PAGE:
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A new Oce user wondered how to get Spanish labels on axes. This is easy for some plot types because xlab and ylab arguments are obeyed, but in many cases the labels are generated by the code. That meant that it was finally time for me to start localizing Oce, using the GNU gettext scheme. Gettext being unfamiliar to me, I stumbled a bit at first, and decided to document the procedure here.

The start of this blog post is mostly for me, while the end is mostly for users who would like to help in the translation effort.

# PART 1: developer notes

## Initial work cycle

### Step 1

Create a directory named oce/po/.

### Step 2

The basic procedure it to change a code fragment like

 1 ylab="Depth" 

which is clearly not appropriate in all langauges, into

 1 gettext("Depth", domain="R-oce") 

which yields an entry in a translation table that can then be tailored for any desired language. (The gettext() call should not really need to set the domain, but I found it necessary for some items, and decided to include it everywhere.)

### Step 3

Enter the oce directory, launch R, and type as follows, to insert a file named R-oce.pot in the po directory.

 1 tools::update_pkg_po(".")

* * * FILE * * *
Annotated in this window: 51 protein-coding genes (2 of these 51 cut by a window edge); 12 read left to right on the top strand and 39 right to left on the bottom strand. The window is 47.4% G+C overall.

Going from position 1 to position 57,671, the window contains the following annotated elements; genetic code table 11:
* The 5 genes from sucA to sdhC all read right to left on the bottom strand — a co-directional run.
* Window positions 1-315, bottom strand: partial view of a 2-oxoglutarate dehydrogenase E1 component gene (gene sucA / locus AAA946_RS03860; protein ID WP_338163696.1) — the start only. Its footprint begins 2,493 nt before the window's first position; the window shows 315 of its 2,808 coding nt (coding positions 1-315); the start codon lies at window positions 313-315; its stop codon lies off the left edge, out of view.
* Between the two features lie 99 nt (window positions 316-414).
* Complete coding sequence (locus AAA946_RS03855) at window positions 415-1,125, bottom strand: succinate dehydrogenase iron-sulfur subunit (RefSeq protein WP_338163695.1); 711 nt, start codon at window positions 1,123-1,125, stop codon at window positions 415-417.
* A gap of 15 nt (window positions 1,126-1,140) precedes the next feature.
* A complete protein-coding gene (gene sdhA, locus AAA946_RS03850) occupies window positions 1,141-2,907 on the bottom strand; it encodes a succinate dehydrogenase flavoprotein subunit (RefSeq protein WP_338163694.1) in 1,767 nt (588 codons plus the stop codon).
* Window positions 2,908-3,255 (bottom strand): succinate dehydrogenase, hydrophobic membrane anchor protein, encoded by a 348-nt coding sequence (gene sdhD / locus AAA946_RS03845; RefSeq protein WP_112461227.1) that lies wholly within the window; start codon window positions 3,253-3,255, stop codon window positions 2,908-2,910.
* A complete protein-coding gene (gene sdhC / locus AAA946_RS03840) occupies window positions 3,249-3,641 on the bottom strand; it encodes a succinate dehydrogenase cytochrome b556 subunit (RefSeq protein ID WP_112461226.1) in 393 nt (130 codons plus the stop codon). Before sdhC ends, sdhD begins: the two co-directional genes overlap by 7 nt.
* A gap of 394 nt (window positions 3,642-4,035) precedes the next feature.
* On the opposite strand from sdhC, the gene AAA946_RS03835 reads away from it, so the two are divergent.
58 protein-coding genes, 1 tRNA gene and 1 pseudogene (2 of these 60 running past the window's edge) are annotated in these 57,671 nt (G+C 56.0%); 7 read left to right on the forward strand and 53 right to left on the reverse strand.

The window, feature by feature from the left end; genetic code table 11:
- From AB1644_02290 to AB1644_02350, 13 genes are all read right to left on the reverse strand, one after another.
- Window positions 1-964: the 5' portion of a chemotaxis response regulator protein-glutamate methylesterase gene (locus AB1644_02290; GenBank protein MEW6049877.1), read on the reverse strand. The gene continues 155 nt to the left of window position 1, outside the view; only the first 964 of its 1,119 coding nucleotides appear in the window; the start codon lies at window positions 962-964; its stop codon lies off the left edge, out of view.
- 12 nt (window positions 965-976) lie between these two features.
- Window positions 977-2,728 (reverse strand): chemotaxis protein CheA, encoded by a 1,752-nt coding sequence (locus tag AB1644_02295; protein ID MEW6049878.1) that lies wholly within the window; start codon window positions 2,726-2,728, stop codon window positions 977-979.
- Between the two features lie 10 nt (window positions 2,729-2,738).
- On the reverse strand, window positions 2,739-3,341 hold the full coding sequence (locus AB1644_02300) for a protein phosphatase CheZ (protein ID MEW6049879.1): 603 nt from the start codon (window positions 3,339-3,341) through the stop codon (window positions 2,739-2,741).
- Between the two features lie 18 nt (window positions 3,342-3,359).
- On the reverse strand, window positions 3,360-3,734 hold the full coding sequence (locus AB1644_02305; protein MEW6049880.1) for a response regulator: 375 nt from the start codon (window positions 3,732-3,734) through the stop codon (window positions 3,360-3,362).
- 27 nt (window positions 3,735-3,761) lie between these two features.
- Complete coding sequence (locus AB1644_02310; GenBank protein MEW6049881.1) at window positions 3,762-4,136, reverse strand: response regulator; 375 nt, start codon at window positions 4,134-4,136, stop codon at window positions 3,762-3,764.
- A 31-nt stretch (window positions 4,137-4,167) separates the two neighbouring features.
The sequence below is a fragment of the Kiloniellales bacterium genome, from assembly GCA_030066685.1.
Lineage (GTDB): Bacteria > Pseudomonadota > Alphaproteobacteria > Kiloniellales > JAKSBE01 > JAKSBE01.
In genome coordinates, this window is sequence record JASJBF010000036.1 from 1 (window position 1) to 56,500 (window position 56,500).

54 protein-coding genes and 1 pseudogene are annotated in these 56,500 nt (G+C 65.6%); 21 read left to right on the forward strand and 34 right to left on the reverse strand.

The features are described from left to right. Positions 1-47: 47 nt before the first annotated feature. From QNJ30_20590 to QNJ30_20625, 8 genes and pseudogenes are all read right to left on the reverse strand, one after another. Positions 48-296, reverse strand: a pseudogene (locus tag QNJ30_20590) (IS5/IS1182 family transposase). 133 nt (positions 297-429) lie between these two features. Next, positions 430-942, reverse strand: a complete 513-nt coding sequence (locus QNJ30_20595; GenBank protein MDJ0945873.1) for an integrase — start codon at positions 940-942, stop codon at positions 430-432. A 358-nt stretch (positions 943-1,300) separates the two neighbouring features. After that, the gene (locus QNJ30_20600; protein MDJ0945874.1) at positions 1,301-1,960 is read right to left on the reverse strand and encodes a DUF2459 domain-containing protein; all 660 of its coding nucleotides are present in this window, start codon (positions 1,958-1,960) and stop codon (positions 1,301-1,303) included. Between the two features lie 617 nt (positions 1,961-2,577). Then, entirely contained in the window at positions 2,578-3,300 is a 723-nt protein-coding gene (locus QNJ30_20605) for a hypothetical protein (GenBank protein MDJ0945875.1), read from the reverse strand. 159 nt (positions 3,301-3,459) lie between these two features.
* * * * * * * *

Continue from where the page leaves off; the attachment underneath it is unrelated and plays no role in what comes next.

This create a file that has entries for all errors, warnings, and messages, as well as for gettext() entries. The file will be named po/R-oce.pot, and will contain entry pairs such as the following.

 1 2 msgid "Depth" msgstr "" 

The first of these is a key, and the second is a replacement string (discussed presently). The details of the file format, and much else relating to gettext are available at the GNU site.

### Step 4

To start work on, say, a French translation table, type the following in the shell.

 1 2 cd oce/po msginit --locale=R-fr --input R-oce.pot 

This creates an English-French translation table in a file named po/R-fr.po. This must be done just once for each language to be translated. The key is the fr part of the name, which is the ISO-639 code for French.

Once the file is created, look at it with a text editor and, if necessary, change the charset to UTF-8, which can handle most languages.

Importantly, running msginit is only necessary at the first stage of translation. As new entries are added, one must only follow the work cycle given below.

### Step 5

Edit po/R-fr.po as desired, inserting translations. You will need a text editor that permits characters in a variety of languages; vim and emacs are ideal for this.

Simply change the msgstr item to the translated value, e.g. for French the R-fr.po file should contain

 1 2 msgid "Depth" msgstr "Profondeur" 

for this entry.

## Update work cycle

The work cycle is as follows.

1. Edit the R source code, replacing strings like FOO with gettext("FOO", "R-oce").

2. Launch R in the oce directory and invoke tools::update_pkg_po(".") to add an entry to the po/R-oce.pot file, with corresponding entries in po/R-fr.po and any other existing translation files.